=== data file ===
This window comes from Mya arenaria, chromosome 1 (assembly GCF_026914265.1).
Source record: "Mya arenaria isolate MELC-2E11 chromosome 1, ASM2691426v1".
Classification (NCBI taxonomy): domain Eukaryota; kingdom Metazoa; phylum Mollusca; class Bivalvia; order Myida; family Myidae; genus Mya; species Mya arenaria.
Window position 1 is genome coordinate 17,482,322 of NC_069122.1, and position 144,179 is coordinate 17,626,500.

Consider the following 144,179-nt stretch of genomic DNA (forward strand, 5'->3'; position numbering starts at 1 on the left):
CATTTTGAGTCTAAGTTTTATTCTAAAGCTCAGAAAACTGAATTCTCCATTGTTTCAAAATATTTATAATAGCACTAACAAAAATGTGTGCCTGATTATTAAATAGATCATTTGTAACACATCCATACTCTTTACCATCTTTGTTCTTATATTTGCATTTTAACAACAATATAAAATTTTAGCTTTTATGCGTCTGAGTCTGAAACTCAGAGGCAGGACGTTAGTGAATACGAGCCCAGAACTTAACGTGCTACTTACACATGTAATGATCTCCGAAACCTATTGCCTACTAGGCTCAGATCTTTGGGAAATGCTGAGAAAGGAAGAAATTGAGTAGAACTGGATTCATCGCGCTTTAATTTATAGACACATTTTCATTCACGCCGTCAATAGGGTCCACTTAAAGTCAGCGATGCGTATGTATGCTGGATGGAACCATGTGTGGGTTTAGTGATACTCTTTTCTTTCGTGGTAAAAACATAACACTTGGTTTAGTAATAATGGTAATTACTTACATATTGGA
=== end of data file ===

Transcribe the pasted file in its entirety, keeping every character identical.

This window comes from Mya arenaria, chromosome 1 (assembly GCF_026914265.1).
Source record: "Mya arenaria isolate MELC-2E11 chromosome 1, ASM2691426v1".
Classification (NCBI taxonomy): domain Eukaryota; kingdom Metazoa; phylum Mollusca; class Bivalvia; order Myida; family Myidae; genus Mya; species Mya arenaria.
Window position 1 is genome coordinate 17,482,322 of NC_069122.1, and position 144,179 is coordinate 17,626,500.

Consider the following 144,179-nt stretch of genomic DNA (forward strand, 5'->3'; position numbering starts at 1 on the left):
CATTTTGAGTCTAAGTTTTATTCTAAAGCTCAGAAAACTGAATTCTCCATTGTTTCAAAATATTTATAATAGCACTAACAAAAATGTGTGCCTGATTATTAAATAGATCATTTGTAACACATCCATACTCTTTACCATCTTTGTTCTTATATTTGCATTTTAACAACAATATAAAATTTTAGCTTTTATGCGTCTGAGTCTGAAACTCAGAGGCAGGACGTTAGTGAATACGAGCCCAGAACTTAACGTGCTACTTACACATGTAATGATCTCCGAAACCTATTGCCTACTAGGCTCAGATCTTTGGGAAATGCTGAGAAAGGAAGAAATTGAGTAGAACTGGATTCATCGCGCTTTAATTTATAGACACATTTTCATTCACGCCGTCAATAGGGTCCACTTAAAGTCAGCGATGCGTATGTATGCTGGATGGAACCATGTGTGGGTTTAGTGATACTCTTTTCTTTCGTGGTAAAAACATAACACTTGGTTTAGTAATAATGGTAATTACTTACATATTGGA